Dr. Fauci: You know, I would. I mean that there's a little bit of a, I wouldn't say controversy, but there's something we need to sort out here, because, by the way last night, I got back from the White House press conference a little bit earlier because it was less of going on and on and on and on the way it happens sometimes. And so she and I went out for a run last night in (the) dark.
        Dr. Gupta: Really?
        Dr. Fauci: Yeah. And that answers your question. You know, we're telling people to hunker down, stay in. And then on the other hand, it just makes sense that if you don't want to go stir crazy, if you can get outside and really physically separate yourself, don't just go outside and congregate and see the neighbors and schmooze. But actually, just go out. So, my wife and I went out last night and you know, on the streets of Washington -- we live in northwest DC -- the streets of Washington were essentially deserted. We passed a few people. We passed them well beyond 6 feet of physical separation. So, frankly, Sanjay, I don't see anything wrong with that.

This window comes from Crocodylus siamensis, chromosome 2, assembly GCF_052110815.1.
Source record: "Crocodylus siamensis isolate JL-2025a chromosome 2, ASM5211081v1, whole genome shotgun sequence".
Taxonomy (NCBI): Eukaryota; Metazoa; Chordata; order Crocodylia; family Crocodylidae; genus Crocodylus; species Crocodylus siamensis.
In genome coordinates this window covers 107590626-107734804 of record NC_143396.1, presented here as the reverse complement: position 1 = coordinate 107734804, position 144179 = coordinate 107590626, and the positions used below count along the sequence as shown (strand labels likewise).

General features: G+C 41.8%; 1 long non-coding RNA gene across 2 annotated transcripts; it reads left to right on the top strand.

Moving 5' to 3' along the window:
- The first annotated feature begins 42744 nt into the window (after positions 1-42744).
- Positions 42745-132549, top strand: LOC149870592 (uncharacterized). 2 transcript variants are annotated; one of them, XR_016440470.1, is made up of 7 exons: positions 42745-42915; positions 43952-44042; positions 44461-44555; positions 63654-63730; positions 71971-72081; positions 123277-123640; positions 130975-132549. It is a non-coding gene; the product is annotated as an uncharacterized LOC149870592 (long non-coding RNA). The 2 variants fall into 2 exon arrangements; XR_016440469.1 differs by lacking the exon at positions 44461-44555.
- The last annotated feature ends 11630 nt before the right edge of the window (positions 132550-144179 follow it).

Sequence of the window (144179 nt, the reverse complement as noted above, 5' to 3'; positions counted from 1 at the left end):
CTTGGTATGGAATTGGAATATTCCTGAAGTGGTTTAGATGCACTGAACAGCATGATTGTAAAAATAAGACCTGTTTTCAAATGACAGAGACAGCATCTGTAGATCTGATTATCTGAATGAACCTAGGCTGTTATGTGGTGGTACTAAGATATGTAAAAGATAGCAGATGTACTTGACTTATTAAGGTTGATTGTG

Dr. Gupta: You have had medicine and health in your family for a long time. You grew up in Brooklyn. Your family owned a pharmacy. Was that what sort of inspired you to go into medicine?